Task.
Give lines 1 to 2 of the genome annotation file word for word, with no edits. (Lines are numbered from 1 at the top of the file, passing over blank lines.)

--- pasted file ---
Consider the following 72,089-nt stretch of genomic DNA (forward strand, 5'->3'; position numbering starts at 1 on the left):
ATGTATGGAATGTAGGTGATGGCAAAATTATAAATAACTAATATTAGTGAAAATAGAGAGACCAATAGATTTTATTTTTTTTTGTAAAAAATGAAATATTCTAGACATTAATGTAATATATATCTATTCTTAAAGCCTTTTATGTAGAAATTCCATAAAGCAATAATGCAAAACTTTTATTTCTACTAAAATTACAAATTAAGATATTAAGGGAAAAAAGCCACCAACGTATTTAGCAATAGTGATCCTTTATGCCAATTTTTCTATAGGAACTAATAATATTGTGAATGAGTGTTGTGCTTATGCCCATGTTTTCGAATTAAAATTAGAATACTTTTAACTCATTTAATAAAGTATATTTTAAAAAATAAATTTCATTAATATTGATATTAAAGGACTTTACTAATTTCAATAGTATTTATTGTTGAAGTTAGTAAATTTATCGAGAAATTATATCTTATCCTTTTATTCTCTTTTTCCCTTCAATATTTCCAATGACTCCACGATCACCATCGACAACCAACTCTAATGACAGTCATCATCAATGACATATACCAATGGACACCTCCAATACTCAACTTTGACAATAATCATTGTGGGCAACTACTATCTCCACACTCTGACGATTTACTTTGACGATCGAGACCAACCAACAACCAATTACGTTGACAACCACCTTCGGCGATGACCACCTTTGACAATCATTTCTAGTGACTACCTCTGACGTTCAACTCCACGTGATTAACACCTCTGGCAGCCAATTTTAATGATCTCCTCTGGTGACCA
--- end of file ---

Consider the following 72,089-nt stretch of genomic DNA (forward strand, 5'->3'; position numbering starts at 1 on the left):
ATGTATGGAATGTAGGTGATGGCAAAATTATAAATAACTAATATTAGTGAAAATAGAGAGACCAATAGATTTTATTTTTTTTTGTAAAAAATGAAATATTCTAGACATTAATGTAATATATATCTATTCTTAAAGCCTTTTATGTAGAAATTCCATAAAGCAATAATGCAAAACTTTTATTTCTACTAAAATTACAAATTAAGATATTAAGGGAAAAAAGCCACCAACGTATTTAGCAATAGTGATCCTTTATGCCAATTTTTCTATAGGAACTAATAATATTGTGAATGAGTGTTGTGCTTATGCCCATGTTTTCGAATTAAAATTAGAATACTTTTAACTCATTTAATAAAGTATATTTTAAAAAATAAATTTCATTAATATTGATATTAAAGGACTTTACTAATTTCAATAGTATTTATTGTTGAAGTTAGTAAATTTATCGAGAAATTATATCTTATCCTTTTATTCTCTTTTTCCCTTCAATATTTCCAATGACTCCACGATCACCATCGACAACCAACTCTAATGACAGTCATCATCAATGACATATACCAATGGACACCTCCAATACTCAACTTTGACAATAATCATTGTGGGCAACTACTATCTCCACACTCTGACGATTTACTTTGACGATCGAGACCAACCAACAACCAATTACGTTGACAACCACCTTCGGCGATGACCACCTTTGACAATCATTTCTAGTGACTACCTCTGACGTTCAACTCCACGTGATTAACACCTCTGGCAGCCAATTTTAATGATCTCCTCTGGTGACCA